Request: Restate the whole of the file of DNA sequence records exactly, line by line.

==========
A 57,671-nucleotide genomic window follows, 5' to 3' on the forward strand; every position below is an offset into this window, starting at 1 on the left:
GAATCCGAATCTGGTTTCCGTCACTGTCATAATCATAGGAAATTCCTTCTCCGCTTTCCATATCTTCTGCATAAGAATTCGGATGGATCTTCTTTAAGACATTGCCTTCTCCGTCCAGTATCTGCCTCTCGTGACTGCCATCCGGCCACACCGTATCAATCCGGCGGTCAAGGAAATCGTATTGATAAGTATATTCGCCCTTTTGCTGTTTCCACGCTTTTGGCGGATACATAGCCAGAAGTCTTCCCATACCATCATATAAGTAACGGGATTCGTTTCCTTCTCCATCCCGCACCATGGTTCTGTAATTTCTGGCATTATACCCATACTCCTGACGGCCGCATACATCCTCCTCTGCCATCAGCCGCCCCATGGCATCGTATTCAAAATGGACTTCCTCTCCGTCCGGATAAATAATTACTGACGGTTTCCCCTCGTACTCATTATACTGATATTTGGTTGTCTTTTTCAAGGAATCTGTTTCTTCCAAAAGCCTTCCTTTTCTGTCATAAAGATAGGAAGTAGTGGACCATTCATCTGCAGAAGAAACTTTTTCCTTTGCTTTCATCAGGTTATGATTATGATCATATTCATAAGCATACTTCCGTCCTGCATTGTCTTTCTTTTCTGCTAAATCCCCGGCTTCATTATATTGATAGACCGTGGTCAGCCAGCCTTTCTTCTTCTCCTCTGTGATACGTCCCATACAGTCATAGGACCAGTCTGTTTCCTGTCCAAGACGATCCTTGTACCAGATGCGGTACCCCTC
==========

A 57,671-nucleotide genomic window follows, 5' to 3' on the forward strand; every position below is an offset into this window, starting at 1 on the left:
GAATCCGAATCTGGTTTCCGTCACTGTCATAATCATAGGAAATTCCTTCTCCGCTTTCCATATCTTCTGCATAAGAATTCGGATGGATCTTCTTTAAGACATTGCCTTCTCCGTCCAGTATCTGCCTCTCGTGACTGCCATCCGGCCACACCGTATCAATCCGGCGGTCAAGGAAATCGTATTGATAAGTATATTCGCCCTTTTGCTGTTTCCACGCTTTTGGCGGATACATAGCCAGAAGTCTTCCCATACCATCATATAAGTAACGGGATTCGTTTCCTTCTCCATCCCGCACCATGGTTCTGTAATTTCTGGCATTATACCCATACTCCTGACGGCCGCATACATCCTCCTCTGCCATCAGCCGCCCCATGGCATCGTATTCAAAATGGACTTCCTCTCCGTCCGGATAAATAATTACTGACGGTTTCCCCTCGTACTCATTATACTGATATTTGGTTGTCTTTTTCAAGGAATCTGTTTCTTCCAAAAGCCTTCCTTTTCTGTCATAAAGATAGGAAGTAGTGGACCATTCATCTGCAGAAGAAACTTTTTCCTTTGCTTTCATCAGGTTATGATTATGATCATATTCATAAGCATACTTCCGTCCTGCATTGTCTTTCTTTTCTGCTAAATCCCCGGCTTCATTATATTGATAGACCGTGGTCAGCCAGCCTTTCTTCTTCTCCTCTGTGATACGTCCCATACAGTCATAGGACCAGTCTGTTTCCTGTCCAAGACGATCCTTGTACCAGATGCGGTACCCCTC